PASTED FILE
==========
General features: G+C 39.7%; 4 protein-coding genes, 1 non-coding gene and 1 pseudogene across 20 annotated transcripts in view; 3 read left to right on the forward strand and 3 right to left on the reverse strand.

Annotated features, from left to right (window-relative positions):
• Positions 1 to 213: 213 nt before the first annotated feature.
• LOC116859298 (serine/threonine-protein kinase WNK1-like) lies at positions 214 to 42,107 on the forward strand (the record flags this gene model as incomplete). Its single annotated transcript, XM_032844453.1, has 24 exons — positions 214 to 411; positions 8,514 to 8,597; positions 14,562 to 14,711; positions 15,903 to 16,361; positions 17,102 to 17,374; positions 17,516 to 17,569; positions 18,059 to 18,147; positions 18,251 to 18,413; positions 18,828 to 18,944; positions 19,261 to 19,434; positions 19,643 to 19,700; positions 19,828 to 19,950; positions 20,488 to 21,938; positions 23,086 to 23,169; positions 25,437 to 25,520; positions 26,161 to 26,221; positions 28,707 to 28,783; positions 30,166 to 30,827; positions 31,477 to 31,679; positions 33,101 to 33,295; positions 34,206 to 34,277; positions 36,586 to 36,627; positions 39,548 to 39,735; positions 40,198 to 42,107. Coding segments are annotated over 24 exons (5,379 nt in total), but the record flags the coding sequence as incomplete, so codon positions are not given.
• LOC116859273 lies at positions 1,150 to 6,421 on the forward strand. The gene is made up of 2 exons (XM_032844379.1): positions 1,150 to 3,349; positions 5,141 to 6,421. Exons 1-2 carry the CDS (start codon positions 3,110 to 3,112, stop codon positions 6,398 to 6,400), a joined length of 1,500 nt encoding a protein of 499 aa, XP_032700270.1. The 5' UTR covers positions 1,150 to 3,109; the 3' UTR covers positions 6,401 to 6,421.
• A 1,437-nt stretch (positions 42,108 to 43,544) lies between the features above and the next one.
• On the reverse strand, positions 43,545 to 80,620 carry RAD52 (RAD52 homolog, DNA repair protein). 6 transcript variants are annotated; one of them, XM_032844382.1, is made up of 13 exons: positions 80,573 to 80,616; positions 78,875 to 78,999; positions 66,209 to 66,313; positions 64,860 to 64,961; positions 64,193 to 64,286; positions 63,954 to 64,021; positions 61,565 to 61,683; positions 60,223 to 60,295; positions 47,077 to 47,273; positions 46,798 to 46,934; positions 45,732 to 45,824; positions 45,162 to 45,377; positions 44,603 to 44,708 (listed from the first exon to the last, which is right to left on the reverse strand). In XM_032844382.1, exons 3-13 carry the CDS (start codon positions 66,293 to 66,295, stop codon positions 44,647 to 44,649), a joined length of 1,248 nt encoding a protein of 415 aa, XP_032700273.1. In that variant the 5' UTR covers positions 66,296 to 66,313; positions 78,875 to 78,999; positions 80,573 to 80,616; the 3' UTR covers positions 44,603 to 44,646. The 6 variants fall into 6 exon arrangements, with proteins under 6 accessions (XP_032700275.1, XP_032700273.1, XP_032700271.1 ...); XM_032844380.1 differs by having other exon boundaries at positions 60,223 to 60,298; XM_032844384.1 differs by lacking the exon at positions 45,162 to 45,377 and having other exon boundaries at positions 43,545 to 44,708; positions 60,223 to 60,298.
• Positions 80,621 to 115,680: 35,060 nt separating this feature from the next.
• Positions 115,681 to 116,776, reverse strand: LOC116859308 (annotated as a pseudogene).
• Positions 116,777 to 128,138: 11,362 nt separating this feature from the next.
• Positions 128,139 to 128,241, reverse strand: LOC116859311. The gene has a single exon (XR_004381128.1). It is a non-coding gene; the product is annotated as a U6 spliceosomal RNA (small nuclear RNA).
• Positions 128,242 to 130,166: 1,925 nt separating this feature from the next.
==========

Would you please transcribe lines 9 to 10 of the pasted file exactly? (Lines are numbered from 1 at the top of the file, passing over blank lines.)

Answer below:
• Positions 115,681 to 116,776, reverse strand: LOC116859308 (annotated as a pseudogene).
• Positions 116,777 to 128,138: 11,362 nt separating this feature from the next.